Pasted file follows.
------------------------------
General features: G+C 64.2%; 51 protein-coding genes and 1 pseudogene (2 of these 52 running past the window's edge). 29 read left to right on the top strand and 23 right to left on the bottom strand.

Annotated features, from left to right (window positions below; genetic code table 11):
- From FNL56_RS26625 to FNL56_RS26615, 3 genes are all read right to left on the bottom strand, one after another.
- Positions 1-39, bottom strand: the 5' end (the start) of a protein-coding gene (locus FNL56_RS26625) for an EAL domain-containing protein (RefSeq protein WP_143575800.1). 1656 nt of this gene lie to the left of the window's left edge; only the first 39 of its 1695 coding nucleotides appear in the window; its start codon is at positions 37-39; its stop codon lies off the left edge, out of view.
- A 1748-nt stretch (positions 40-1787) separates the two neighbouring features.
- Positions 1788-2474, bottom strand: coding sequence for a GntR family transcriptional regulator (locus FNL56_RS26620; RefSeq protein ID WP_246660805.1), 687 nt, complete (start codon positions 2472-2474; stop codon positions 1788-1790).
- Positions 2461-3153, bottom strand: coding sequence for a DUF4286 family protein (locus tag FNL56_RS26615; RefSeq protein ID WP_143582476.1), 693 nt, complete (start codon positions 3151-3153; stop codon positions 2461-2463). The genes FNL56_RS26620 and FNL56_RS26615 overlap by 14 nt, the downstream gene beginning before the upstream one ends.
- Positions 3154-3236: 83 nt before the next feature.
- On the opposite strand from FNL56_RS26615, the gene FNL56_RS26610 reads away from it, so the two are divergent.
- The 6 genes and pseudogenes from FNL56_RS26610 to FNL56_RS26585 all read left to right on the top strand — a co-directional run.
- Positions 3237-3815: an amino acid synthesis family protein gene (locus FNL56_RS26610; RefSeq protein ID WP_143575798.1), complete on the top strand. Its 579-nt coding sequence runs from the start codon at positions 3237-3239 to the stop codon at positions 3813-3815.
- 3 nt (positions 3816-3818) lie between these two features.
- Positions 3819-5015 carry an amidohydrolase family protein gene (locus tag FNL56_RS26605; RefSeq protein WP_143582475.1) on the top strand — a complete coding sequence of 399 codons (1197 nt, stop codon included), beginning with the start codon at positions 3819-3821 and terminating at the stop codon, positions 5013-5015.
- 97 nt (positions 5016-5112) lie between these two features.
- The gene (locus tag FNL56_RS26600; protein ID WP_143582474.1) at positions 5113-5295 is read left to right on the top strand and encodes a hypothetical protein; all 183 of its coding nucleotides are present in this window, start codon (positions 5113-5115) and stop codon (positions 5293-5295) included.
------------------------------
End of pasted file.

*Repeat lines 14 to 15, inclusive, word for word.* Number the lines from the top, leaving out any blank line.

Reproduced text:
- 97 nt (positions 5016-5112) lie between these two features.
- The gene (locus tag FNL56_RS26600; protein ID WP_143582474.1) at positions 5113-5295 is read left to right on the top strand and encodes a hypothetical protein; all 183 of its coding nucleotides are present in this window, start codon (positions 5113-5115) and stop codon (positions 5293-5295) included.